Internet piracy law put to test at hearing
The first hearing under the "Skynet" anti-piracy regime is scheduled to be heard by the Copyright Tribunal in Christchurch next month in what may become an important test case.
A Ministry of Justice spokesman said the Recording Industry Association (Rianz) was seeking an award against an unnamed internet user in Christchurch who had received a "third strike" for allegedly pirating music through a file-sharing service.
Rianz, which represents big record labels, has applied to bring 17 cases to the Copyright Tribunal and issued thousands of warning notices since the Copyright Act was amended in 2011 to provide "streamlined" justice for internet pirates.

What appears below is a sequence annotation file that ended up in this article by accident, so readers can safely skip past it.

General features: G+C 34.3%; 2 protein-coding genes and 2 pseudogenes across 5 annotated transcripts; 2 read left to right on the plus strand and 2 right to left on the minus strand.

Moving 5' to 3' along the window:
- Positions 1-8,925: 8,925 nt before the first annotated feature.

Six of those applications had been dropped, the spokesman said, leaving 11 cases still live.
All the other alleged pirates are understood to have asked the tribunal to reach a decision on their cases based on the paperwork, without a full hearing.
The spokesman could not say whether any of those rulings might be out before next month's hearing.
The tribunal can make awards of up to $15,000 against pirates, and Rianz had sought awards of several thousand dollars in at least two of the dropped cases.
In one, Rianz sought about $2700 from a Wellington student whose internet account was allegedly used without her knowledge to download five songs valued at $11.75. That case also seemed destined for a formal hearing.Fairfax NZ
- © Fairfax NZ News
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